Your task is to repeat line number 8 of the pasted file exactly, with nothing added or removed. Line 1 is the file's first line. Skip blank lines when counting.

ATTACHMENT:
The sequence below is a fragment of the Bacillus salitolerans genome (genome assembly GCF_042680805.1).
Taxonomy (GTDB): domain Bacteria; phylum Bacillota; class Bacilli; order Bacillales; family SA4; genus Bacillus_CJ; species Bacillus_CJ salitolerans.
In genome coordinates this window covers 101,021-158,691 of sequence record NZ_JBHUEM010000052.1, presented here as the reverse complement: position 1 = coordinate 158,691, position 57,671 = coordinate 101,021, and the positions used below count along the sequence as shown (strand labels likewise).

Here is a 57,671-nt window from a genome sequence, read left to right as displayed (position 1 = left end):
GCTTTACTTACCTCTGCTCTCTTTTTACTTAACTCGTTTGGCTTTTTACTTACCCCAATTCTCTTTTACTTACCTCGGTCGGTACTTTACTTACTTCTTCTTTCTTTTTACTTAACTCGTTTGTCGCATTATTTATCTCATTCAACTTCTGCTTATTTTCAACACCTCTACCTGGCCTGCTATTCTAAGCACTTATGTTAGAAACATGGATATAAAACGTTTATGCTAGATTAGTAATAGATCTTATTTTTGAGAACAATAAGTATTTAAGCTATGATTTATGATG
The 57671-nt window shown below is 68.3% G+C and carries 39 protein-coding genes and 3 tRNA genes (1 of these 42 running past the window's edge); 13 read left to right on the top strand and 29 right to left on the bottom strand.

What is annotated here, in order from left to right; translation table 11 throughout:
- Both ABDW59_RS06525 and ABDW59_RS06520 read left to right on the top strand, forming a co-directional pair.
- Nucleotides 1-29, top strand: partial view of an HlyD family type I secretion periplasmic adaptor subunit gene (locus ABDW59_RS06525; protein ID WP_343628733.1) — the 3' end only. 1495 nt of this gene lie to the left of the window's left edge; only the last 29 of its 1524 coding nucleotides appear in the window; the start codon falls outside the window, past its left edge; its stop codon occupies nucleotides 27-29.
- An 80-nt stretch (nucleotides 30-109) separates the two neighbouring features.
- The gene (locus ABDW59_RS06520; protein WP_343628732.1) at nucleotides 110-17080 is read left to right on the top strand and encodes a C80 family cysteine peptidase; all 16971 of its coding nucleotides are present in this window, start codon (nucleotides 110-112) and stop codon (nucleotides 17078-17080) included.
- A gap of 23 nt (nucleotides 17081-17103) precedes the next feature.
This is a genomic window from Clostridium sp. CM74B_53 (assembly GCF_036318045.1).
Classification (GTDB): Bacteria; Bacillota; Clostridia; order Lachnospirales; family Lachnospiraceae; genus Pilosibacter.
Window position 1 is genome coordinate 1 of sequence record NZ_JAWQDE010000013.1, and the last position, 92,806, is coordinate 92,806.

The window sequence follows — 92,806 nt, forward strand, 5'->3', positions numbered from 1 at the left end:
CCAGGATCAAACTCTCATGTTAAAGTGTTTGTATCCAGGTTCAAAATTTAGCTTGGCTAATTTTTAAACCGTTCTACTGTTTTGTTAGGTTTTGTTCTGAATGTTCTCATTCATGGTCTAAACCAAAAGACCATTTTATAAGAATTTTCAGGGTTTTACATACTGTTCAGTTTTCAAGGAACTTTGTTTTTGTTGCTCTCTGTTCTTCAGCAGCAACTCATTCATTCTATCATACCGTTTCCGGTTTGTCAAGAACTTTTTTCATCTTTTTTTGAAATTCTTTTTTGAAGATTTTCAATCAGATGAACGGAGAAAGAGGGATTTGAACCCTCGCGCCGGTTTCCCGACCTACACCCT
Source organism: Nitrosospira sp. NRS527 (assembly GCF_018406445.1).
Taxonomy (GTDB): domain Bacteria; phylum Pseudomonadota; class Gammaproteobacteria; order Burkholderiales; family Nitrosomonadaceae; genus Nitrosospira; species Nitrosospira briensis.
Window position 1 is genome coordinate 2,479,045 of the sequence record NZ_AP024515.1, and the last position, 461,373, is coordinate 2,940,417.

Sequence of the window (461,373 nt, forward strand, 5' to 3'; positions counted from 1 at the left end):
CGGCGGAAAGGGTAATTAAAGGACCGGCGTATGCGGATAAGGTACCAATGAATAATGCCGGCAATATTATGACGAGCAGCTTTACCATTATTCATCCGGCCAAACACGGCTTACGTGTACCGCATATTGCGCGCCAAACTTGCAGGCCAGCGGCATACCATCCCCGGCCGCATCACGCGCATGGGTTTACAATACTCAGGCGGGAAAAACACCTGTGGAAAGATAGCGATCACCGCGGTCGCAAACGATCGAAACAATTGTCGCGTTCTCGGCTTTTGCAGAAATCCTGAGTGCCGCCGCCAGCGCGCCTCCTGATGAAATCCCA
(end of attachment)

- Both ABDW59_RS06525 and ABDW59_RS06520 read left to right on the top strand, forming a co-directional pair.